# What is $\gcd(0,a)$, where $a$ is a positive integer?

I have tried $\gcd(0,8)$ in a lot of online gcd (or hcf) calculators, but some say $\gcd(0,8)=0$, some other gives $\gcd(0,8)=8$ and some others give $\gcd(0,8)=1$. So really which one of these is correct and why there are different conventions?

• I haven't encountered the convention of gcd(0,8) = 1. It depends on how you define the phrase "a divides b" Mar 18 '11 at 2:49
• Mar 18 '11 at 2:53
• @The Chaz: They are really the same things but with different names. see en.wikipedia.org/wiki/Greatest_common_divisor Mar 18 '11 at 4:04
• Should be a, because anything is a divisor of 0. Nov 26 '20 at 7:48

Let's recall the definition of  "$\rm a$ divides $\rm b$"  in a ring $\rm\,Z,\,$ often written as $\rm\ a\mid b\ \ in\ Z.$

$\quad\quad\quad\quad\quad\quad\quad\quad\quad\quad\quad\quad\quad \rm\ a\mid b\ \ in\ Z\ \iff\ a\,c = b\ \$ for some $\rm\ c\in Z$

Recall also the definition of $\rm\ gcd(a,b),\,$ namely

$(1)\rm\qquad\quad \rm gcd(a,b)\mid a,b\qquad\qquad\qquad\$ the gcd is a common divisor

$(2)\rm\qquad\quad\! \rm c\mid a,b\ \ \ \Longrightarrow\ \ c\mid gcd(a,b)\quad$ the gcd is a greatest common divisor

$\ \ \ \$ i.e. $\rm\quad\ c\mid a,b\ \iff\ c\mid gcd(a,b)\quad\,$ expressed in $\iff$ form  [put $\rm\ c = gcd(a,b)\$ for $(1)$]

Notice $\rm\quad\, c\mid a,0\ \iff\ c\mid a\,\$ so $\rm\ gcd(a,0)\ =\ a\$ by the prior "iff" form of the gcd definition.

Note that $\rm\ gcd(0,8) \ne 0\,$ since $\rm\ gcd(0,8) = 0\ \Rightarrow\ 0\mid 8\$ contra $\rm\ 0\mid x\ \iff\ x = 0.$

Note that $\rm\ gcd(0,8) \ne 1\,$ else $\rm\ 8\mid 0,8\ \Rightarrow\ 8\mid gcd(0,8) = 1\ \Rightarrow\ 1/8 \in \mathbb Z.$

Therefore it makes no sense to define $\rm\ gcd(0,8)\$to be $\,0\,$ or $\,1\,$ since $\,0\,$ is not a common divisor of $\,0,8\,$ and $\,1\,$ is not the greatest common divisor.

The $\iff$ gcd definition is universal - it may be employed in any domain or cancellative monoid, with the convention that the gcd is defined only up to a unit factor. This $\iff$ definition is very convenient in proofs since it enables efficient simultaneous proof of both implication directions. $\$ For example, below is a proof of this particular form for the fundamental GCD distributive law $\rm\ (ab,ac)\ =\ a\ (b,c)\$ slightly generalized (your problem is simply $\rm\ c=0\$ in the special case $\rm\ (a,\ \ ac)\ =\,\ a\ (1,c)\ =\ a\,$).

Theorem $\rm\quad (a,b)\ =\ (ac,bc)/c\quad$ if $\rm\ (ac,bc)\$ exists.

Proof $\rm\quad d\mid a,b\ \iff\ dc\mid ac,bc\ \iff\ dc\mid (ac,bc)\ \iff\ d|(ac,bc)/c$

See here for further discussion of this property and its relationship with Euclid's Lemma.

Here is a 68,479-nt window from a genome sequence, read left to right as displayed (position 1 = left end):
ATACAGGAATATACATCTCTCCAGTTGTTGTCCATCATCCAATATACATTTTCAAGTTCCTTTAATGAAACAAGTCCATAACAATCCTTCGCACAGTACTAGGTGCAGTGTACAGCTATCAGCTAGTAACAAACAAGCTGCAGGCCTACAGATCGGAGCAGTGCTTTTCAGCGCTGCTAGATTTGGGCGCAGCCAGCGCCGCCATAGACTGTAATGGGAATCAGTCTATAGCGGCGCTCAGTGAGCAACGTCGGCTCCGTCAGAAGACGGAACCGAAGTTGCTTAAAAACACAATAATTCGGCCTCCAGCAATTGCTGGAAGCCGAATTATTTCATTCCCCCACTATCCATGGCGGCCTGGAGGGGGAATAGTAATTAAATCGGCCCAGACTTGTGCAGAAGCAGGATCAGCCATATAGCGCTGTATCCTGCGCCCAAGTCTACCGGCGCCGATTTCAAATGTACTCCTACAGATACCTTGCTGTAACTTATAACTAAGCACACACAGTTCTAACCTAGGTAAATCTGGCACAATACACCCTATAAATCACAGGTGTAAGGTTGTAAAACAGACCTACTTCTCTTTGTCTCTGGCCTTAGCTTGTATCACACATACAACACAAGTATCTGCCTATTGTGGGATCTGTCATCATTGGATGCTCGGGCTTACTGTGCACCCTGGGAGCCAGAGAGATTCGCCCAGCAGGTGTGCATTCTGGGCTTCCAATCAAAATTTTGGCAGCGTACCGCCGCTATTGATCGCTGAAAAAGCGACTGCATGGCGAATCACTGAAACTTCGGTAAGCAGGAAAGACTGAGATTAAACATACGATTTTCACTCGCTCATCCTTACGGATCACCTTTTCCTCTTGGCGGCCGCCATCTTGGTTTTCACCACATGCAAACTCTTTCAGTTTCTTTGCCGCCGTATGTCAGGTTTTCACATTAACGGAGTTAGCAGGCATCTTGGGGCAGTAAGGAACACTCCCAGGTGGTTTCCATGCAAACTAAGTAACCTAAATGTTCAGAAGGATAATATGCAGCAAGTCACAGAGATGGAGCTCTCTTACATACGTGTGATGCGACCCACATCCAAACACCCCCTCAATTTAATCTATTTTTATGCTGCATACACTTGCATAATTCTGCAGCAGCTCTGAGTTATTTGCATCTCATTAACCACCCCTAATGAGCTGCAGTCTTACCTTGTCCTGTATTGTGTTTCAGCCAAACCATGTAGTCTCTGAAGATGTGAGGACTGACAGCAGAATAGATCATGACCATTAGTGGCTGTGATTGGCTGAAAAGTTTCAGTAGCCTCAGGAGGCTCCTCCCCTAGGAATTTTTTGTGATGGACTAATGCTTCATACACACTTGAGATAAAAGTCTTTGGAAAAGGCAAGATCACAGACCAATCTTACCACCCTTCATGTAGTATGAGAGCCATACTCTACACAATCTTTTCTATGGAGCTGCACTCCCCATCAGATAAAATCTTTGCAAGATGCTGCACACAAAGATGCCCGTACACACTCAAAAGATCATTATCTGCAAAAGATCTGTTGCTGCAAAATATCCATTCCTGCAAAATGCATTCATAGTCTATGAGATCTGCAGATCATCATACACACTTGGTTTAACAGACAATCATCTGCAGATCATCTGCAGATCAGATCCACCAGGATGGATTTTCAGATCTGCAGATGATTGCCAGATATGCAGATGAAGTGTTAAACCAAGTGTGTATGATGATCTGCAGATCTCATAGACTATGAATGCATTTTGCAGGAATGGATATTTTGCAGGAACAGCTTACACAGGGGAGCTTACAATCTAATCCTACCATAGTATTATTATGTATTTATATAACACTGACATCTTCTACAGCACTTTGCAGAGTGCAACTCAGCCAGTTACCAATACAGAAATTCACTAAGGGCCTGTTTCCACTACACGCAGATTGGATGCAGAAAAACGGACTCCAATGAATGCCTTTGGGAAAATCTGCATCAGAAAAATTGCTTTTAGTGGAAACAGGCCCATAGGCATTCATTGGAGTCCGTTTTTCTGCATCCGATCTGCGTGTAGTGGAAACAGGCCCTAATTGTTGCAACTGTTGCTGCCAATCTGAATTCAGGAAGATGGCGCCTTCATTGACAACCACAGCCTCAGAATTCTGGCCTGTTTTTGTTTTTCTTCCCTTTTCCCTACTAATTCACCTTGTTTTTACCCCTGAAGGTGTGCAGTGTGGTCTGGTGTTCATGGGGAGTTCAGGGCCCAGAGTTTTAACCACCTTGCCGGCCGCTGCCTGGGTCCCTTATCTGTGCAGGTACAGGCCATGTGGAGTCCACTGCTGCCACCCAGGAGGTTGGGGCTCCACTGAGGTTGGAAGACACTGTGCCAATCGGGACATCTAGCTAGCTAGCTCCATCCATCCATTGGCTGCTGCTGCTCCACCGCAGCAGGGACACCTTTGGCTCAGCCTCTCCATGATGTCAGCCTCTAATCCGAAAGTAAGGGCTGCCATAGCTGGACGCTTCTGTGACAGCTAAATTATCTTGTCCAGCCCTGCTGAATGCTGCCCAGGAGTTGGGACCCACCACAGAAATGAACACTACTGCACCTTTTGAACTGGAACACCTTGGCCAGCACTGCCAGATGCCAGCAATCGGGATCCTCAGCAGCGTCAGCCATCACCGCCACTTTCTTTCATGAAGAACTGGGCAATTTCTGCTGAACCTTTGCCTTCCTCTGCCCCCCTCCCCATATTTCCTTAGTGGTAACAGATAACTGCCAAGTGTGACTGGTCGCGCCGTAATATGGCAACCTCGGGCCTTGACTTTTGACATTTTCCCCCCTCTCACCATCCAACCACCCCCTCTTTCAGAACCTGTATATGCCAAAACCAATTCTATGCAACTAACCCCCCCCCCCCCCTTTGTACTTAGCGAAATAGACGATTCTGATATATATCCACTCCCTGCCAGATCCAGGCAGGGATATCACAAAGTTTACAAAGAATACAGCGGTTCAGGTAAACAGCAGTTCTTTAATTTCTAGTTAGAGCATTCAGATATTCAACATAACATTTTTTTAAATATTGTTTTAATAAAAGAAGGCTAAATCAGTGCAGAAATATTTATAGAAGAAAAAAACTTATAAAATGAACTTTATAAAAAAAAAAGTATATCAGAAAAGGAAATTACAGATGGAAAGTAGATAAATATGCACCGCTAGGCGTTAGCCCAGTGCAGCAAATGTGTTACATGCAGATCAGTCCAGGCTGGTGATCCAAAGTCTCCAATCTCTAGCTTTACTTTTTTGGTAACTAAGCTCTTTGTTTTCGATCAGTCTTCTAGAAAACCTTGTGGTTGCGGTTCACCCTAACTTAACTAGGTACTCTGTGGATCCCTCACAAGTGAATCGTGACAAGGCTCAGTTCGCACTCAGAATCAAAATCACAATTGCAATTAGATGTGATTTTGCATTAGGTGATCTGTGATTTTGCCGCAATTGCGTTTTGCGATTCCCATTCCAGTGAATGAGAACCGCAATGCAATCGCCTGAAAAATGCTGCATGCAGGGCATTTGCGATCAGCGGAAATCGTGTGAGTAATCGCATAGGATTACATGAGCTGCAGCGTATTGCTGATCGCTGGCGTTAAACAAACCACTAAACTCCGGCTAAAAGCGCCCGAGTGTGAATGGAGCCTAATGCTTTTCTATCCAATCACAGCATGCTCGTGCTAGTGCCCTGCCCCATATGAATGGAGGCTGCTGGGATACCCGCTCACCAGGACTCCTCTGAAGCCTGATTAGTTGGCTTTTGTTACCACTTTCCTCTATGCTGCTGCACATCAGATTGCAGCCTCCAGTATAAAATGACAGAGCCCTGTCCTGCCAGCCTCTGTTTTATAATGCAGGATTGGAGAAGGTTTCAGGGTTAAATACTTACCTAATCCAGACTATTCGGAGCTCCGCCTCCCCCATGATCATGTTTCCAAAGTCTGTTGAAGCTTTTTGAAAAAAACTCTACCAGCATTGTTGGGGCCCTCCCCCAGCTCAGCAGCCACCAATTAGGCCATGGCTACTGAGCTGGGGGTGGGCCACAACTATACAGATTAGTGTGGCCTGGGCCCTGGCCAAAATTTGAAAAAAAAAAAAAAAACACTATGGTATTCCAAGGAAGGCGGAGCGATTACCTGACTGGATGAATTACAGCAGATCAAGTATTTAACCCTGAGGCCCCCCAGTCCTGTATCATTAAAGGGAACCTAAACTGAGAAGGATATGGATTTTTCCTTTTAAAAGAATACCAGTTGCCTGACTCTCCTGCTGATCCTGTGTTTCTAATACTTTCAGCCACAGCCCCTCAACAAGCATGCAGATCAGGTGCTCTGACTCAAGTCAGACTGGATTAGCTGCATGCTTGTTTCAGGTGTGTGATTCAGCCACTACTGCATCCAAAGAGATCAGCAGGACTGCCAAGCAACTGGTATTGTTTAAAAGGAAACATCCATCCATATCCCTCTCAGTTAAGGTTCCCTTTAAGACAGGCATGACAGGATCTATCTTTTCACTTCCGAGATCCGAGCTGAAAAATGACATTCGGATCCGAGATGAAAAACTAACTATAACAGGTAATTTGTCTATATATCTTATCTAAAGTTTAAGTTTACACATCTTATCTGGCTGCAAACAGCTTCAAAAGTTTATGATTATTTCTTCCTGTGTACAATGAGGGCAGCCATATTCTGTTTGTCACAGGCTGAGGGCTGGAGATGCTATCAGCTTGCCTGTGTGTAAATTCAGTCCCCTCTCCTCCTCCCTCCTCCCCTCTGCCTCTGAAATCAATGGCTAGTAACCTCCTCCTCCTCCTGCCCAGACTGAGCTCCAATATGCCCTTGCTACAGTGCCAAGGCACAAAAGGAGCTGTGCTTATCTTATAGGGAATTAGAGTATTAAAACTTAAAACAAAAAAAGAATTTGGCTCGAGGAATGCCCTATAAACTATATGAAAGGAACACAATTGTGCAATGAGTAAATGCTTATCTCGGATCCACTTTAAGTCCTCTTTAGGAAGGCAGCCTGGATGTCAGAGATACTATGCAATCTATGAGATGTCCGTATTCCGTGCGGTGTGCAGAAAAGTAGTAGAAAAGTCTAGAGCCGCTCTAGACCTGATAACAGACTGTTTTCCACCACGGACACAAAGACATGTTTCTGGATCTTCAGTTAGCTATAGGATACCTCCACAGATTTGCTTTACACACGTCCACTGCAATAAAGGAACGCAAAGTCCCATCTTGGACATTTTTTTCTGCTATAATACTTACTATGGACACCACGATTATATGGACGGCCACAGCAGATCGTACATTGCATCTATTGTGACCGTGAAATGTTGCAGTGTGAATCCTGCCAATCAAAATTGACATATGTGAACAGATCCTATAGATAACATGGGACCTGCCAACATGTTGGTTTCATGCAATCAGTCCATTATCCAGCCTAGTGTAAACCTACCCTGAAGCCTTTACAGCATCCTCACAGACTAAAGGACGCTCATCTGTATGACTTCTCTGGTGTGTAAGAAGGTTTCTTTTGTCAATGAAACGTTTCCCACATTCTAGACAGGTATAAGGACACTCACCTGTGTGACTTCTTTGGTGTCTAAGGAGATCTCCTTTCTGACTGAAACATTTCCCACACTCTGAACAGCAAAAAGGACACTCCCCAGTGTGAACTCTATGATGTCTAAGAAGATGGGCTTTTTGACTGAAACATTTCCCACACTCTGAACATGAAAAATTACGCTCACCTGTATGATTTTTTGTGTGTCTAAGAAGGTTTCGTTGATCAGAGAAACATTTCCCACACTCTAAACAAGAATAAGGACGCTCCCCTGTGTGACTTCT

Recall also how this universal approach simplifies the proof of the basic GCD * LCM law:

Theorem $\rm\;\; \ (a,b) = ab/[a,b] \;\;$ if $\;\rm\ [a,b] \;$ exists.

Proof $\rm\quad d|\,a,b \;\iff\; a,b\,|\,ab/d \;\iff\; [a,b]\,|\,ab/d \;\iff\; d\,|\,ab/[a,b] \quad\;\;$

For much further discussion see my many posts on GCDs.

Another way to look at it is by the divisibility lattice, where gcd is the greatest lower bound. So 5 is the greatest lower bound of 10 and 15 in the lattice.

The counter-intuitive thing about this lattice is that the 'bottom' (the absolute lowest element) is 1 (1 divides everything), but the highest element, the one above everybody, is 0 (everybody divides 0).

So $\gcd(0, x)$ is the same as ${\rm glb}(0, x)$ and should be $x$, because $x$ is the lower bound of the two: they are not 'apart' and 0 is '$>'$ $x$ (that is the counter-intuitive part).

In fact, the top answer can be generalized slightly: if $$a \mid b$$, then $$\gcd(a,b)=a$$ (and this holds in any algebraic structure where divisibility makes sense, e.g. a commutative, cancellative monoid).

To see why, well, it's clear that $$a$$ is a common divisor of $$a$$ and $$b$$, and if $$\alpha$$ is any common divisor of $$a$$ and $$b$$, then, of course, $$\alpha \mid a$$. Thus, $$a=\gcd(a,b)$$.

• Indeed, even more generally, it is a special case of the distributive law - see my answer. As for commutative monoids, one usually requires them to be cancellative in order to obtain a rich theory. Mar 18 '11 at 18:26

It might be partly a matter of convention. However, I believe that stating that $$\gcd(8,0) = 8$$ is safer. In fact, $$\frac{0}{8} = 0$$, with no remainder. The proof of the division, indeed is that "Dividend = divider $$\times$$ quotient plus remainder". In our case, 0 (dividend) = 8 (divisor) x 0 (quotient). No remainder. Now, why should 8 be the GCD? Because, while the same method of proof can be used for all numbers, proving that $$0$$ has infinite divisors, the greatest common divisor cannot be greater than $$8$$, and for the reason given above, is $$8$$.